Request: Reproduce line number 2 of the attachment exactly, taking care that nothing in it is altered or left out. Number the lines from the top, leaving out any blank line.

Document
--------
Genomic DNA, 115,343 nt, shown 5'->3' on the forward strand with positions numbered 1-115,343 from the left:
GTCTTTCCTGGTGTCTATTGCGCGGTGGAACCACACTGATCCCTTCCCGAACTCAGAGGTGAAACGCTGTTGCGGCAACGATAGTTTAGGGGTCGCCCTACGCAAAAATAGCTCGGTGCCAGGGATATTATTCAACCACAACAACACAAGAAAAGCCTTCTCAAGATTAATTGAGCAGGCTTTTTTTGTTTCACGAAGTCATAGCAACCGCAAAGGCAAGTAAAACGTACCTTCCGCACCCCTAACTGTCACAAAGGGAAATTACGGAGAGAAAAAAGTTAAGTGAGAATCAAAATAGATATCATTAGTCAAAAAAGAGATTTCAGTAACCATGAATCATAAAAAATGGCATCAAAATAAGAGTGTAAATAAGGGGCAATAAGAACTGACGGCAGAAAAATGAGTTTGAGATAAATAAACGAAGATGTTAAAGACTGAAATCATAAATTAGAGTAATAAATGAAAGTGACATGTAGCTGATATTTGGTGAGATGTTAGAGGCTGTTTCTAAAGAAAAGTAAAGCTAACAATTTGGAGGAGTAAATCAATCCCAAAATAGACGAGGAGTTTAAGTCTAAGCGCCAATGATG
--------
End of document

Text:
GTCTTTCCTGGTGTCTATTGCGCGGTGGAACCACACTGATCCCTTCCCGAACTCAGAGGTGAAACGCTGTTGCGGCAACGATAGTTTAGGGGTCGCCCTACGCAAAAATAGCTCGGTGCCAGGGATATTATTCAACCACAACAACACAAGAAAAGCCTTCTCAAGATTAATTGAGCAGGCTTTTTTTGTTTCACGAAGTCATAGCAACCGCAAAGGCAAGTAAAACGTACCTTCCGCACCCCTAACTGTCACAAAGGGAAATTACGGAGAGAAAAAAGTTAAGTGAGAATCAAAATAGATATCATTAGTCAAAAAAGAGATTTCAGTAACCATGAATCATAAAAAATGGCATCAAAATAAGAGTGTAAATAAGGGGCAATAAGAACTGACGGCAGAAAAATGAGTTTGAGATAAATAAACGAAGATGTTAAAGACTGAAATCATAAATTAGAGTAATAAATGAAAGTGACATGTAGCTGATATTTGGTGAGATGTTAGAGGCTGTTTCTAAAGAAAAGTAAAGCTAACAATTTGGAGGAGTAAATCAATCCCAAAATAGACGAGGAGTTTAAGTCTAAGCGCCAATGATG